Wednesday, 5 July 2017

Breastfeeding: A response to THAT Dove advert

I don't see myself as a massive breastfeeding advocate. Yes, I occasionally post pictures on Instagram and talk about clothes that you can feed in but I'm certainly not in the 'breast is best' brigade. What's best is whatever works for both of you, whatever gets you through those hazy newborn days. I didn't know which way I'd feed G but once she was here I became quite determined to breastfeed. Through the tongue tie and the colic and the silent reflux and the mastitis, because
despite all of these things, the thought of having to be organised enough to prepare formula and sterilise bottles scared me, her life was in safer hands relying on my body rather than my brain. It still is. Breastfeeding is tough. Bottle feeding is tough. Keeping babies alive generally in those early days is tough. We're all fighting our own battles and the last thing we need between scooping liquid poo from a car seat and baby sick from our bra, is judgement. For anything, but least of all how and where we choose to feed.

So I was as shocked as anyone to see Dove's latest ad campaign, but what surprised me more was that despite a backlash, headed by The Unmumsy Mum,  they haven't retracted it, they don't seem to see the problem. Here it is, incase you missed it.


There are so many things to be alarmed about here that I don't even know where to start. Let's just talk about the language first. '75% say breastfeeding in public is fine' not 'normal' not 'brilliant' just fine. And 25% say put them away, which suggests we're all hanging out in the first place. I don't know any mum who isn't pretty discreet when feeding, I've rarely seen any boob skin, let alone a nipple. It conjures an image of a bunch of women purposefully flaunting themselves. I wonder whether these people that allegedly said 'put them away' have ever seen a breastfeeding mum. But, in the real world nobody is 'saying' anything. It is a criminal offence to do so in this country, and despite the Daily Mail's obsession with reporting on women that have been asked to stop breastfeeding, I've never heard it happen. Then, if that wasn't enough, they ask 'what's your way?' purposefully trying to divide us, to normalise the view that breastfeeding mothers should be cooped up at home where we're not offending anyone with our big ol' boobs. 

When challenged, Dove said 'Our campaign simply aims to celebrate the different approaches and opinions around parenting, including whether or not mums choose to breastfeed in public, recognising that it’s ultimately what works for you and your baby that matters the most.' But that's not what it does. Is it? If it said 75% breastfeed, 25% bottle feed, what's your way? I don't think anyone would have had a problem with it but it specifically pinpoints one group of women and tells them while they are wrangling a squirming baby onto a boob with a muslin slipping off their shoulder and milk dribbling down their top, one in four of the people around them are looking on disapprovingly. Even if the stats are true, it's pretty cruel.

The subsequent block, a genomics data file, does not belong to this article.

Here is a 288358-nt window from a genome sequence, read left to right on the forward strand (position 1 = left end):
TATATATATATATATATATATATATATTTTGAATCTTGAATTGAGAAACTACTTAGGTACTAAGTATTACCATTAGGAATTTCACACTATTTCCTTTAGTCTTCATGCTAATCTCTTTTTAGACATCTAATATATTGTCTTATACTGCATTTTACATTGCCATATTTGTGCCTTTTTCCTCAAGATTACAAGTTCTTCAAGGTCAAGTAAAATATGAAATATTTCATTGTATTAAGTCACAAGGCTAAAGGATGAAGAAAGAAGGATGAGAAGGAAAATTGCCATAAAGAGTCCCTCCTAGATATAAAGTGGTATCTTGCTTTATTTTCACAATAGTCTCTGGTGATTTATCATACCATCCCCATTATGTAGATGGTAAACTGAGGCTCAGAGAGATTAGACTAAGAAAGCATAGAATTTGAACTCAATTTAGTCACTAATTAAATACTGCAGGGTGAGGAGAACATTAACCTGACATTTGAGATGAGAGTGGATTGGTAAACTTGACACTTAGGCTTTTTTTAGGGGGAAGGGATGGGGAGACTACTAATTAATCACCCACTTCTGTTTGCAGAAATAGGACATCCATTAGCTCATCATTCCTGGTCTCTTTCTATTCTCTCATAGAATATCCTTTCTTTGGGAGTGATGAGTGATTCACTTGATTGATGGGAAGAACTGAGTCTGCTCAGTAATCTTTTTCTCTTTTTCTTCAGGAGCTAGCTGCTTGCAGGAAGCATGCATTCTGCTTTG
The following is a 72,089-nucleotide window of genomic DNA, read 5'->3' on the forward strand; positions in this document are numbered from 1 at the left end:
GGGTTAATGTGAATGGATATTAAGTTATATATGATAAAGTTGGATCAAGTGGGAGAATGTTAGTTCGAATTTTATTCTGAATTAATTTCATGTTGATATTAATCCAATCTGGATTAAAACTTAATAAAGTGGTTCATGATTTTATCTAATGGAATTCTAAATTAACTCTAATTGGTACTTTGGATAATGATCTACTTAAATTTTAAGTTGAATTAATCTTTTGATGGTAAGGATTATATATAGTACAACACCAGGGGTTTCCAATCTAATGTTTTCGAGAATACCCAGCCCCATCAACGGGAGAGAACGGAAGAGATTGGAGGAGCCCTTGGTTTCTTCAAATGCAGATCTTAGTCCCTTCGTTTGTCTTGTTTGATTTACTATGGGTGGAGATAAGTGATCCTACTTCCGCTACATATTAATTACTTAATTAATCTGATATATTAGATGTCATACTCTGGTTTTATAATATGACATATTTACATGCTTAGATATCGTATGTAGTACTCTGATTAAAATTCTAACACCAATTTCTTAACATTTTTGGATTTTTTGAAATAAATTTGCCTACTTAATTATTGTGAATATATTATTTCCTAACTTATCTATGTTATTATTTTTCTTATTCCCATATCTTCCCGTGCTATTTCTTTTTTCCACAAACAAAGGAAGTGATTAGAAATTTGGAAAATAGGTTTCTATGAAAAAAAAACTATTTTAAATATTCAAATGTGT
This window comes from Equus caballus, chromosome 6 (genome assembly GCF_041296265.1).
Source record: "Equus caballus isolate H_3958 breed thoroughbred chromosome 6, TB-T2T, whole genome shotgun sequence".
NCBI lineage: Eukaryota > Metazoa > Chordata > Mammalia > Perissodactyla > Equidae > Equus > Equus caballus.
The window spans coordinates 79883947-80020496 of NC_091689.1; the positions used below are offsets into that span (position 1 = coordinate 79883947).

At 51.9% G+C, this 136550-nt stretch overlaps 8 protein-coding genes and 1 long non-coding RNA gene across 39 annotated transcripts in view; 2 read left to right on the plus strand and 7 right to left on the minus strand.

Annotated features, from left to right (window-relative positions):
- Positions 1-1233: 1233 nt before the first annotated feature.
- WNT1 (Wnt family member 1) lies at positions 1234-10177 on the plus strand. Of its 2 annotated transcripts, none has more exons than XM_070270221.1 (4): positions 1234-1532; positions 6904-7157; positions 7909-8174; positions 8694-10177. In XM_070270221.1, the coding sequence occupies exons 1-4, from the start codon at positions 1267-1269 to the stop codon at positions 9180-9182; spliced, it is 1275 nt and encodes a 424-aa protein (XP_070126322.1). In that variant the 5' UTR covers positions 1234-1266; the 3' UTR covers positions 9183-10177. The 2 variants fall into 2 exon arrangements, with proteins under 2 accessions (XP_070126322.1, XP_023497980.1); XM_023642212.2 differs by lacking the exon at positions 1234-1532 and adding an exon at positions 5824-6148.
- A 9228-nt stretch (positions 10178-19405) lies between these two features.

Lets talk about the stats, shall we. They seem pretty clean don't they? Exactly one in four said 'put them away'. I'd put a bet on the fact that that wasn't the question they were asked. 25% of who though? Well the poster sources the Baby Dove Real Mothers Heard Survey, a quick google reveals that they asked 1000 women in six countries around the world. Now, of course nobody in any country should be vilified for feeding their baby but there will be different attitudes around the world. If you had asked the Norwegians, where the breastfeeding rates are really high, I'm sure you'd have had a different response. I don't think it's helpful to lump six countries together when talking about such an emotive topic. 

But that's what it is, emotive. It's accusatory, It aims to divide women, to normalise the frankly misguided view that breastfeeding mums should hide away and it's a cheap shot. Literally. Minimum ad spend for maximum exposure and they got it. But at huge expense. There will be victims. Women who don't breastfeed their baby because of this ad campaign and Dove should be ashamed. Feeding your baby is not optional, they're not like a car that you fill right to the brim if you need to go longer. They have tiny tummies when they're newborns, they need feeding almost every hour, and it's tough. I know women who express milk for the out-of-house feeds for no other reason than they're too embarrased to try to breastfeed in public, this perceived anti breastfeeding attitude pedalled by the media is a problem within our culture and it must end. The last thing we need at a time when we're at our most vulnerable, with sore nipples and a baby that won't bloody latch is you, Dove, giving a voice to the trolls that I feel assured are too busy sitting in their bedrooms writing scathing comments on the Mail Online to challenge us in the real world when we're getting our babies fed. I said at the beginning that I didn't see myself as a breastfeeding advocate. If it means I'm passionate about making mothers feel comfortable just feeding their baby, I guess it turns out that I am. 




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